“It is so critically important that we have integrity on our court, that our courts not only are fair but appear to be fair, you want people to really hold their courts in esteem and believe in their integrity and believe in the fact that you know what, you’re gonna get a fair shake when you go into a courtroom.”
Protasiewicz said she has not recused herself from a case in a while, but does make it known to all parties in the court when she may have a potential conflict and offers them to switch judges if they deem necessary. She explained she made this offer this month when she acknowledged she knew the lead investigating officer on a case well. Protasiewicz assumed the defendant would want to be reassigned to a new judge.
“They came back and they said we know your reputation, your fair. I said wait, we’re already calling the clerk’s office to get you another judge. We don’t want another judge.”
In another instance within the last year, she said a case that came back from an appeal featured an expert witness that she knew well and she recused herself.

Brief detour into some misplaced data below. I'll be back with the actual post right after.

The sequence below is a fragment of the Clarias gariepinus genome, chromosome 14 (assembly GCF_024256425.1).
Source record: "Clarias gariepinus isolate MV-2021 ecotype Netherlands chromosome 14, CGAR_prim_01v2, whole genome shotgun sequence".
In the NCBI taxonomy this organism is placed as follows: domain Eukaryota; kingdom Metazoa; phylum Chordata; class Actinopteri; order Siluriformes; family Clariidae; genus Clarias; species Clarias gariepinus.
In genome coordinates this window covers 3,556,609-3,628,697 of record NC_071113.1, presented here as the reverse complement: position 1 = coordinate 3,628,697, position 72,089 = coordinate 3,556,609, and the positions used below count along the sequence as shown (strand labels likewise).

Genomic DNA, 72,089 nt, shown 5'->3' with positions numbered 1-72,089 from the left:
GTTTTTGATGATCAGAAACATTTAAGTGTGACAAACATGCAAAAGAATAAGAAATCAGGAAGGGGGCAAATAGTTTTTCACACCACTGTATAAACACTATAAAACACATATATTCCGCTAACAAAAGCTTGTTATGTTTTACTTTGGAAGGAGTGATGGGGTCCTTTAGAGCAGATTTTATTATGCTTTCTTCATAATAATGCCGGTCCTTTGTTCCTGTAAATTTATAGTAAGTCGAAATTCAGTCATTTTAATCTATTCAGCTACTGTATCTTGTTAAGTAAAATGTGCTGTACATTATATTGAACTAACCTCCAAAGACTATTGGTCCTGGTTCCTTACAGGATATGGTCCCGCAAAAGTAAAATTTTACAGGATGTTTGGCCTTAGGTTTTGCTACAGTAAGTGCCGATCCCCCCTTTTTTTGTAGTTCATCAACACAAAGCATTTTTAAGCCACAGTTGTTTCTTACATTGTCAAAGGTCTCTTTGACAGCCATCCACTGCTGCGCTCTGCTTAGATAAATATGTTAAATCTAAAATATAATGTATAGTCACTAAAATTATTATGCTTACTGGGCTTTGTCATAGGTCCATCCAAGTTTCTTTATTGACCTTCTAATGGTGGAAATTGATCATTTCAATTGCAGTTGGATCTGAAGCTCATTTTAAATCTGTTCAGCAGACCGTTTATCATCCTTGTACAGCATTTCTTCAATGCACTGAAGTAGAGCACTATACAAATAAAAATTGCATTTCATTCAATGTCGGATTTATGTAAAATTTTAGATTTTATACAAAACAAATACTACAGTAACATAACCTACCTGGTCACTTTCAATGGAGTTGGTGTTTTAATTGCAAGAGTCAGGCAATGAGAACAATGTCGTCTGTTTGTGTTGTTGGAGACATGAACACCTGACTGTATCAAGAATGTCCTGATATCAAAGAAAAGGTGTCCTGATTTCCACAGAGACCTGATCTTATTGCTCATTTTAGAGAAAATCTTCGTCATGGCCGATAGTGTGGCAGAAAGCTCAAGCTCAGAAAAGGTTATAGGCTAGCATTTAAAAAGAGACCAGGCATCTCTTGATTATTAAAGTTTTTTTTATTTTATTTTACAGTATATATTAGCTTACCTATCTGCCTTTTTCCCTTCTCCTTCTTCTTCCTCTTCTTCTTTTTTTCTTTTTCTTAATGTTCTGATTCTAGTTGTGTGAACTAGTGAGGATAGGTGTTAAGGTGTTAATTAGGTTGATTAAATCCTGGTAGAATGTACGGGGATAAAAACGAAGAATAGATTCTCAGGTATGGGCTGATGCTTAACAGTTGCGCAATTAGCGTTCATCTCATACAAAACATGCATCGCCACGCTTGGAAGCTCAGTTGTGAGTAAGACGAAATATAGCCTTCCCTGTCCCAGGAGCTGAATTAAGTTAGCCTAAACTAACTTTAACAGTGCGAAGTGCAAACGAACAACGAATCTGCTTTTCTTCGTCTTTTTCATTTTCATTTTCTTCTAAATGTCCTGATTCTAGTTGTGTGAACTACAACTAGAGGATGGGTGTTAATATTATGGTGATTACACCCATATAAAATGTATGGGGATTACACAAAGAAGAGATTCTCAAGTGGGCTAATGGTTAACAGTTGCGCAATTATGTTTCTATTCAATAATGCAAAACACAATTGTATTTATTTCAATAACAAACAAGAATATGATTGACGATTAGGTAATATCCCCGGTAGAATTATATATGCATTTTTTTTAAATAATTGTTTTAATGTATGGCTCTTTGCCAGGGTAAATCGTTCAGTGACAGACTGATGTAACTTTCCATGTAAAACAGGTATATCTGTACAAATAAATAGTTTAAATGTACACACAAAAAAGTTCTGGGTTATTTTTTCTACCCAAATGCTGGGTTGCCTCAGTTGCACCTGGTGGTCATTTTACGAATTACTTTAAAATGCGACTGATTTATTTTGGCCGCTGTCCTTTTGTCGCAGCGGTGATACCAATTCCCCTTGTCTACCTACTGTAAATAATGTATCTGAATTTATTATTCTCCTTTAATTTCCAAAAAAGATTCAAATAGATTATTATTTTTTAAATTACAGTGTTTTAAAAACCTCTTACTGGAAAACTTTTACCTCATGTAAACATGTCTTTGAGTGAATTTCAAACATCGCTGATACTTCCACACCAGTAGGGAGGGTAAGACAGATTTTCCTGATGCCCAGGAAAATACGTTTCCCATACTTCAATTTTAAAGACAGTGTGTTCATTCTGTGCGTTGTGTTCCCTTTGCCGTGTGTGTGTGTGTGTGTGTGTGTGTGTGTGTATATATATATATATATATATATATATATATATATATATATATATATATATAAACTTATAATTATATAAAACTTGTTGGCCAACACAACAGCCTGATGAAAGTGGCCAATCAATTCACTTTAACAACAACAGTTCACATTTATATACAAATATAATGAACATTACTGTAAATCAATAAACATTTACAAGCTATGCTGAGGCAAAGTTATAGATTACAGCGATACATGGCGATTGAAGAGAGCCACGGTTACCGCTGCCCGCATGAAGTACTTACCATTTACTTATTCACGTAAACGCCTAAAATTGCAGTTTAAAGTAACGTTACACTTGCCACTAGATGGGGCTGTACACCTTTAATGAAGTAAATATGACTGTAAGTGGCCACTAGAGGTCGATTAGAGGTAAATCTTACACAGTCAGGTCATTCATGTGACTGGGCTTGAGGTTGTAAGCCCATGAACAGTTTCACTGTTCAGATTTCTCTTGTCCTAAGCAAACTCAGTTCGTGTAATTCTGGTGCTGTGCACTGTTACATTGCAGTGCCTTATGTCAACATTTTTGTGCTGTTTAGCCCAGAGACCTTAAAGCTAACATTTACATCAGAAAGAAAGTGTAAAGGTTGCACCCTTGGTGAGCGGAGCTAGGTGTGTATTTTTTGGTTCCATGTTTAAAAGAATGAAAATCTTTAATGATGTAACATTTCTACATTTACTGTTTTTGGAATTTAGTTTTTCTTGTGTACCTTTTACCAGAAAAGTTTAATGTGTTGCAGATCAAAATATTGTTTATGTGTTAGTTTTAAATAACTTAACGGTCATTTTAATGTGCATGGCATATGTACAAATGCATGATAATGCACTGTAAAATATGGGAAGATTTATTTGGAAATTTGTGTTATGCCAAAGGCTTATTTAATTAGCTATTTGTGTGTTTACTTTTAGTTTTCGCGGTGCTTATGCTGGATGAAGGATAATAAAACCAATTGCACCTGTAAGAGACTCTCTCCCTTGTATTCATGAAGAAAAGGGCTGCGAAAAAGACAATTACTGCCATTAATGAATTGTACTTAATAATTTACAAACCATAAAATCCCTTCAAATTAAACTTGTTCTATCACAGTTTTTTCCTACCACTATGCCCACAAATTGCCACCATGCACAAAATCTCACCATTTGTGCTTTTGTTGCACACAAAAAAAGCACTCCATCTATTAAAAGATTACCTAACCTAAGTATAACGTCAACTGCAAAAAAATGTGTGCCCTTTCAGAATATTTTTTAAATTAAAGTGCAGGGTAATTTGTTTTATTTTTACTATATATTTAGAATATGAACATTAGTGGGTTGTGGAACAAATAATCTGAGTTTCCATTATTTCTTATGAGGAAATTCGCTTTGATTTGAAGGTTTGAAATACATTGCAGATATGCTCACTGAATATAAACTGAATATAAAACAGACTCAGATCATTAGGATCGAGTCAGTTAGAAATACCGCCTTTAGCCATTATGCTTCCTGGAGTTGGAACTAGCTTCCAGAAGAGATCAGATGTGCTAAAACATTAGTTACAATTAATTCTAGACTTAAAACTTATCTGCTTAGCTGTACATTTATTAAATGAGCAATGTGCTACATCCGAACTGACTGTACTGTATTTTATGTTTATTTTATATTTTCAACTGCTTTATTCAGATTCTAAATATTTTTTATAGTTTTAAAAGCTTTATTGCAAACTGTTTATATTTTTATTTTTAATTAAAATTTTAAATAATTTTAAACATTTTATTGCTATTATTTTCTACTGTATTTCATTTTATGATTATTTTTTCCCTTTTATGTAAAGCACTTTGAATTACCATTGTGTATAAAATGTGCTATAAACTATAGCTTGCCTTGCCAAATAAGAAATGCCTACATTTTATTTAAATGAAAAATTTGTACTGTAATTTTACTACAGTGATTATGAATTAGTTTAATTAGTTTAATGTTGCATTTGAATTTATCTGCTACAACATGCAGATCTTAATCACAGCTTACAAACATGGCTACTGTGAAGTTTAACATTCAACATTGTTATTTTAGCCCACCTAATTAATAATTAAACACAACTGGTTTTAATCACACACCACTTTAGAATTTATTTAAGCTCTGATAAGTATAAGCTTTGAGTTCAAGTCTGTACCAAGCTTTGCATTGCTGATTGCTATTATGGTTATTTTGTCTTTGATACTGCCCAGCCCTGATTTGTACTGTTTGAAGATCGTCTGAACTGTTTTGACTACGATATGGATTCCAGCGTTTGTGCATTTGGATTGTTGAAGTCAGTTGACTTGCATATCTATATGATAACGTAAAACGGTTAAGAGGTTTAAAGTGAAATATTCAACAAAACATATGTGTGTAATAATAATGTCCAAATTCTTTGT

Specific to campaign spending and recusal, Kelly said he would look at that on a case-by-case basis.
“As far as direct contributions to the campaign, the law in Wisconsin is that we accept a maximum of $20,000 per person. And in our code, our Code of Conduct says that those in-kind contributions are not a basis for recusal. As far as outside expenditures, those are independent organizations making their own decisions about how to speak in a political race, and so I’ll look at those carefully and hear anyone’s potential concerns should there be a recusal and I would make a decision at that time.”
Again, much of the Republican party’s contributions to Kelly have been through in-kind donations.
As for recusal not on the basis of campaign finance, he said it is the responsibility of the individual justice to decide for themselves.